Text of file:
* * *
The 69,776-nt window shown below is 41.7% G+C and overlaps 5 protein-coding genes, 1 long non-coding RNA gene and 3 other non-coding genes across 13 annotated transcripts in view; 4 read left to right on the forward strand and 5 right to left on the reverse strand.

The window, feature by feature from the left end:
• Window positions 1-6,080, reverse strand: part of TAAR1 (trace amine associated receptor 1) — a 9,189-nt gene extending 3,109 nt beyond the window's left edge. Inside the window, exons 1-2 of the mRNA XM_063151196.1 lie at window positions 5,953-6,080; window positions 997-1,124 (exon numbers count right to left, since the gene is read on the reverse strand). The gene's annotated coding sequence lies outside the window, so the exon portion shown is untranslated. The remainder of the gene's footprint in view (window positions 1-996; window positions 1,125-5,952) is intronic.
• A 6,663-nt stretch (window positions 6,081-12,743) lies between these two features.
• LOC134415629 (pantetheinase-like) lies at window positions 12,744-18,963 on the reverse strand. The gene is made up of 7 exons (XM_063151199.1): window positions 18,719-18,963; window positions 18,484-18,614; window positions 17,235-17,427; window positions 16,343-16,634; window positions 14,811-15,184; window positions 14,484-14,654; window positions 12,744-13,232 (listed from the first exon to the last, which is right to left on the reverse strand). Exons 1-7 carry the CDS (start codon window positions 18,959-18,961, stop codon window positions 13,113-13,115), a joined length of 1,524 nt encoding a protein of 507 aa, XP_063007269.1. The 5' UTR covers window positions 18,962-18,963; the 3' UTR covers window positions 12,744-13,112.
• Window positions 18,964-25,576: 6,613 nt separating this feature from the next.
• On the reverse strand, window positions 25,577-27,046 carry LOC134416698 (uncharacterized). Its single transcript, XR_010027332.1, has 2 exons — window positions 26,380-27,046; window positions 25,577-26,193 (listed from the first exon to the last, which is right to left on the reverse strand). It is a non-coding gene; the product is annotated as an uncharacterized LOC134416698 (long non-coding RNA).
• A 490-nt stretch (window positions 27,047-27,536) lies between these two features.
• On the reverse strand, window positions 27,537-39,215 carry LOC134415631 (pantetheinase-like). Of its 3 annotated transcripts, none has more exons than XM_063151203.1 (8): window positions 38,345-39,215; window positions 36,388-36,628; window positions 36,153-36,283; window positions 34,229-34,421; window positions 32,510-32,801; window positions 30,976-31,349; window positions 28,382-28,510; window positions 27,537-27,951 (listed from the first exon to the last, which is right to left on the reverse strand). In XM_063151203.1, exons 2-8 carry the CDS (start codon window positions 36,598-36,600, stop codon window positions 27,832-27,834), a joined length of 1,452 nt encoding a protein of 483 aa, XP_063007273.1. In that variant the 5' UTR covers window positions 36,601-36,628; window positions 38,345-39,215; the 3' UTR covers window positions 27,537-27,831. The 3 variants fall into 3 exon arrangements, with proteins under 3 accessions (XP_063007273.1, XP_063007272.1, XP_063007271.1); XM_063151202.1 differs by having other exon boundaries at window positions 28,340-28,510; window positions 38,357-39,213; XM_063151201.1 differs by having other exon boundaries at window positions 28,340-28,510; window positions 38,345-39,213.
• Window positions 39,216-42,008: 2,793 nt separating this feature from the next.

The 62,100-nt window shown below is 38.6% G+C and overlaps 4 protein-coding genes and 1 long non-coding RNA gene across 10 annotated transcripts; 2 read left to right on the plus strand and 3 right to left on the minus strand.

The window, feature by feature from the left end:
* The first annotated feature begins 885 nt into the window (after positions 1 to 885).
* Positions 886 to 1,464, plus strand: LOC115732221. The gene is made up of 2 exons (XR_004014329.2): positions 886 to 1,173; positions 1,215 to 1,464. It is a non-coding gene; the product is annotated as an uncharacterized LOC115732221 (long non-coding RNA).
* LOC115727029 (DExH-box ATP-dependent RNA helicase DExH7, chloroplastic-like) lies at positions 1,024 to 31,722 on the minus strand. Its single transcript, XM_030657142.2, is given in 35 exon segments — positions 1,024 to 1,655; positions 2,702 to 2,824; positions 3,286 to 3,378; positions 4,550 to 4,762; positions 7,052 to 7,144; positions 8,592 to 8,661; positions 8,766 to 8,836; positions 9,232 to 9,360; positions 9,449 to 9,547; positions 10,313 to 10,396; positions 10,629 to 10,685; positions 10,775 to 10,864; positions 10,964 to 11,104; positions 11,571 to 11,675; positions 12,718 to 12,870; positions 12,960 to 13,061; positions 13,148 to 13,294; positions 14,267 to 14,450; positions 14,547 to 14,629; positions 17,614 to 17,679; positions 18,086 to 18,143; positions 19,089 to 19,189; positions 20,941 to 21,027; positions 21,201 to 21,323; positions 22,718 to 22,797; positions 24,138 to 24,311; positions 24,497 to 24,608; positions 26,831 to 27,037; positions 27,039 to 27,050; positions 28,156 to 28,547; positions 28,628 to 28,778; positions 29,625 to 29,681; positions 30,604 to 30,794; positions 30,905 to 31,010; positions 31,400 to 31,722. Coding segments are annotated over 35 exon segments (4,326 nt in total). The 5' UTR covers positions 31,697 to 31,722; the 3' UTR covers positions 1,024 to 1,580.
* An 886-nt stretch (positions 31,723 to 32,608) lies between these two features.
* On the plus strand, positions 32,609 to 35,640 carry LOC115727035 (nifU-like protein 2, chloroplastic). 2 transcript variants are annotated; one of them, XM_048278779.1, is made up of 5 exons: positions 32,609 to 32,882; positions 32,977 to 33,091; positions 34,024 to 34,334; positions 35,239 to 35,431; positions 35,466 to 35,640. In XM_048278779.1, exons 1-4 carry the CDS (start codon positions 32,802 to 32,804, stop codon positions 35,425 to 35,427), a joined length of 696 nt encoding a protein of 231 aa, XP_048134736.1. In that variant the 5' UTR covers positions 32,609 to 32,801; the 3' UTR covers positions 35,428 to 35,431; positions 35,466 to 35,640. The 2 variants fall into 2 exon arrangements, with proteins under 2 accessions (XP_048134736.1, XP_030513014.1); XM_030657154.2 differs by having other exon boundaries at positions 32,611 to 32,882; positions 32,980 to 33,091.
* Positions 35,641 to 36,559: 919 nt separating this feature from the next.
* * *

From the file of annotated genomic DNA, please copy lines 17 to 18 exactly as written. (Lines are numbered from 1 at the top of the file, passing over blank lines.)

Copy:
* On the plus strand, positions 32,609 to 35,640 carry LOC115727035 (nifU-like protein 2, chloroplastic). 2 transcript variants are annotated; one of them, XM_048278779.1, is made up of 5 exons: positions 32,609 to 32,882; positions 32,977 to 33,091; positions 34,024 to 34,334; positions 35,239 to 35,431; positions 35,466 to 35,640. In XM_048278779.1, exons 1-4 carry the CDS (start codon positions 32,802 to 32,804, stop codon positions 35,425 to 35,427), a joined length of 696 nt encoding a protein of 231 aa, XP_048134736.1. In that variant the 5' UTR covers positions 32,609 to 32,801; the 3' UTR covers positions 35,428 to 35,431; positions 35,466 to 35,640. The 2 variants fall into 2 exon arrangements, with proteins under 2 accessions (XP_048134736.1, XP_030513014.1); XM_030657154.2 differs by having other exon boundaries at positions 32,611 to 32,882; positions 32,980 to 33,091.
* Positions 35,641 to 36,559: 919 nt separating this feature from the next.